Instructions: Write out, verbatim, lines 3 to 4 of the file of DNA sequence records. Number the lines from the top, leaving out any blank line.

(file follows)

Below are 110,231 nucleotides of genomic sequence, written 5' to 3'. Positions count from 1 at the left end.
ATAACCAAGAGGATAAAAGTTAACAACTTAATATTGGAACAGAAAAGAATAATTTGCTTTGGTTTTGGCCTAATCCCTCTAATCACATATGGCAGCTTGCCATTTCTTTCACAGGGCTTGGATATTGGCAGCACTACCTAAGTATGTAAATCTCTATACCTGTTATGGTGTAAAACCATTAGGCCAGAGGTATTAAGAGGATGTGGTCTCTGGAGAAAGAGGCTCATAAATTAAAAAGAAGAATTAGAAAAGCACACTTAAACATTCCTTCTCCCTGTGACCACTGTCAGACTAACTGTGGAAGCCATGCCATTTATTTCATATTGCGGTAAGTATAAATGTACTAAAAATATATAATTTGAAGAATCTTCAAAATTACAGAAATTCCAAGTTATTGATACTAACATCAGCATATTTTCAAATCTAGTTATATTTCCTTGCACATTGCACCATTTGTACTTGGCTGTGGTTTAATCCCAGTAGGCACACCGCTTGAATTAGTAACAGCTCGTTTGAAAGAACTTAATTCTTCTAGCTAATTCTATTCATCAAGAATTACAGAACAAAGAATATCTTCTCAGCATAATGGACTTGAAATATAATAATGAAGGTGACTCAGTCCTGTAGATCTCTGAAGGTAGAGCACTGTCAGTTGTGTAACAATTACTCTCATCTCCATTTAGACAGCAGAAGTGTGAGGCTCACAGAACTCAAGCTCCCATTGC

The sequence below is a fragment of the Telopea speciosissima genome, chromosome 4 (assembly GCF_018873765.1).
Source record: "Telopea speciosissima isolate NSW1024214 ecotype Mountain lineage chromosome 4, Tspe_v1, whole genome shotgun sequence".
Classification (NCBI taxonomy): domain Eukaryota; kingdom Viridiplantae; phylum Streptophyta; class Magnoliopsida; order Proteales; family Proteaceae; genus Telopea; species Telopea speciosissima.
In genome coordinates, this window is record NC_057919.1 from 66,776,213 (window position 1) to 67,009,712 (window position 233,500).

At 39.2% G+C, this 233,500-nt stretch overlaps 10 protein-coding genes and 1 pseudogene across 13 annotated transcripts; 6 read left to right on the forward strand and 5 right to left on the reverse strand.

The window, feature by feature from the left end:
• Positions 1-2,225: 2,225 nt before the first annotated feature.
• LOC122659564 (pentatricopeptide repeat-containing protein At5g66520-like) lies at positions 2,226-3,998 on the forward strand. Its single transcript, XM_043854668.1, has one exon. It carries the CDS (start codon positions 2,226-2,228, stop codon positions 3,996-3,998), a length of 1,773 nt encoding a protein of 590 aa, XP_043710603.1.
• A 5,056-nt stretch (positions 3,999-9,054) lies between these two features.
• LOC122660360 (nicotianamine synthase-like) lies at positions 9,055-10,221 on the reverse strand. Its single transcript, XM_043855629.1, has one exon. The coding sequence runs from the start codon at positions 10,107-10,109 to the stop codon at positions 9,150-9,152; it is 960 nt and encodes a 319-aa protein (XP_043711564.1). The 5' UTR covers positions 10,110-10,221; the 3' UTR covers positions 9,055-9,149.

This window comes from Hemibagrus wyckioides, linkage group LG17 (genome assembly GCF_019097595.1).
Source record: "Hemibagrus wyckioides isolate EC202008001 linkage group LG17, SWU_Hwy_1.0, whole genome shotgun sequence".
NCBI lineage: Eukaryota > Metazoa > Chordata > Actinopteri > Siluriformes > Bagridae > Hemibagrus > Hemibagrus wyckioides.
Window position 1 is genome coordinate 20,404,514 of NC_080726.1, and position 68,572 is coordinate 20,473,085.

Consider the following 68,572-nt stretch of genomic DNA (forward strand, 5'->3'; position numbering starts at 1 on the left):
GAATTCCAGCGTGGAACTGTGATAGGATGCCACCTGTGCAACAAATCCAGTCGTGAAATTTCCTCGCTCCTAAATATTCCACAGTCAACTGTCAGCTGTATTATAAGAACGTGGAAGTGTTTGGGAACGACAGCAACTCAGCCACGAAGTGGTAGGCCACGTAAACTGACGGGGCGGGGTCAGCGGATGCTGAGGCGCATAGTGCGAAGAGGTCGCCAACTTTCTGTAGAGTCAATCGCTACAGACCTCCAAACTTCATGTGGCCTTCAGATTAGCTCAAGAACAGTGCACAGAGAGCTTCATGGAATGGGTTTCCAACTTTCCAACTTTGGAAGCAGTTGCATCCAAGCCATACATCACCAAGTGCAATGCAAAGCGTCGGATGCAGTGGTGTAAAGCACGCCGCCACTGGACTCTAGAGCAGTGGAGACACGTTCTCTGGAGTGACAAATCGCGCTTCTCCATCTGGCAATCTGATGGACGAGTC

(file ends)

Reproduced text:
The sequence below is a fragment of the Telopea speciosissima genome, chromosome 4 (assembly GCF_018873765.1).
Source record: "Telopea speciosissima isolate NSW1024214 ecotype Mountain lineage chromosome 4, Tspe_v1, whole genome shotgun sequence".